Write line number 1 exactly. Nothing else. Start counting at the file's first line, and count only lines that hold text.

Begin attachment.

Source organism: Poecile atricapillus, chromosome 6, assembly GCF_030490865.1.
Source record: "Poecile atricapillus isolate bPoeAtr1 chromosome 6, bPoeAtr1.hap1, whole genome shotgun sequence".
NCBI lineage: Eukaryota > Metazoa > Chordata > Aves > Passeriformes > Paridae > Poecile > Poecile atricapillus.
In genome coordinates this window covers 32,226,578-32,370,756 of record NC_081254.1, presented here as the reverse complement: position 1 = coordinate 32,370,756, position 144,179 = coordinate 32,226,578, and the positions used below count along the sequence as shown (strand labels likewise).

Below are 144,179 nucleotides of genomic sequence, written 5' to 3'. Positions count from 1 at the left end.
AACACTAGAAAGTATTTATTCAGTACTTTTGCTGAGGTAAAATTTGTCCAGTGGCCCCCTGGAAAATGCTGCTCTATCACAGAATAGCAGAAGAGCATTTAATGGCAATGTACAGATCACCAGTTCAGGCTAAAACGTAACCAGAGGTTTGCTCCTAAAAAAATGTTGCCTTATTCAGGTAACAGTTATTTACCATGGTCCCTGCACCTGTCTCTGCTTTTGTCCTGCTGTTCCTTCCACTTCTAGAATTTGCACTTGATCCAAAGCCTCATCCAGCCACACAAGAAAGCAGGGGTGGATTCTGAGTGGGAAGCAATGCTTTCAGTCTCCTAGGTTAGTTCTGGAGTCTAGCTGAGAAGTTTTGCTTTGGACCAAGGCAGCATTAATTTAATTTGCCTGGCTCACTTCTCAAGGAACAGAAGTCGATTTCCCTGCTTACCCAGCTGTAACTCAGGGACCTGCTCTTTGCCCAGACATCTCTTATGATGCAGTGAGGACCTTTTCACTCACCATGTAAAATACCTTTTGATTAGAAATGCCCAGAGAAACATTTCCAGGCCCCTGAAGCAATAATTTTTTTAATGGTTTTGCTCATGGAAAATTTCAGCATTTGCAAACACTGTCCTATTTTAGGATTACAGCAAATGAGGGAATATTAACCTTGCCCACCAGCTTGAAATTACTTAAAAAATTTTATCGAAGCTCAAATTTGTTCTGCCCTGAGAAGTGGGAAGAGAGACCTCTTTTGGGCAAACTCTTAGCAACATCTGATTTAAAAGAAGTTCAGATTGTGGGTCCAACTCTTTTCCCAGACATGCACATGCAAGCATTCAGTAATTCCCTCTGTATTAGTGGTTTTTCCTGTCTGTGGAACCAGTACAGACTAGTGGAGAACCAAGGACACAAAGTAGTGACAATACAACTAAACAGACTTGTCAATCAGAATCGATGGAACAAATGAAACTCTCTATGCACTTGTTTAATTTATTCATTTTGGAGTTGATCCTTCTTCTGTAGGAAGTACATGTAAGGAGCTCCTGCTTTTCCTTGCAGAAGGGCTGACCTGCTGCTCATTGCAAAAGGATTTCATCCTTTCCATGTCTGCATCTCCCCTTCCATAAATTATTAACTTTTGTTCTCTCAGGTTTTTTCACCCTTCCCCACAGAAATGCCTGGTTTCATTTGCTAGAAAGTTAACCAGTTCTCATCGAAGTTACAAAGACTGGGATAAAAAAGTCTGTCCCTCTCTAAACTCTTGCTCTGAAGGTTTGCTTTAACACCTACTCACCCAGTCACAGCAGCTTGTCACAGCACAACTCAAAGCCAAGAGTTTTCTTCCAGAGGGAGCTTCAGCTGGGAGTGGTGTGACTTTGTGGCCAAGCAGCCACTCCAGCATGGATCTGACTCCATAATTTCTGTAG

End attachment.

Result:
Source organism: Poecile atricapillus, chromosome 6, assembly GCF_030490865.1.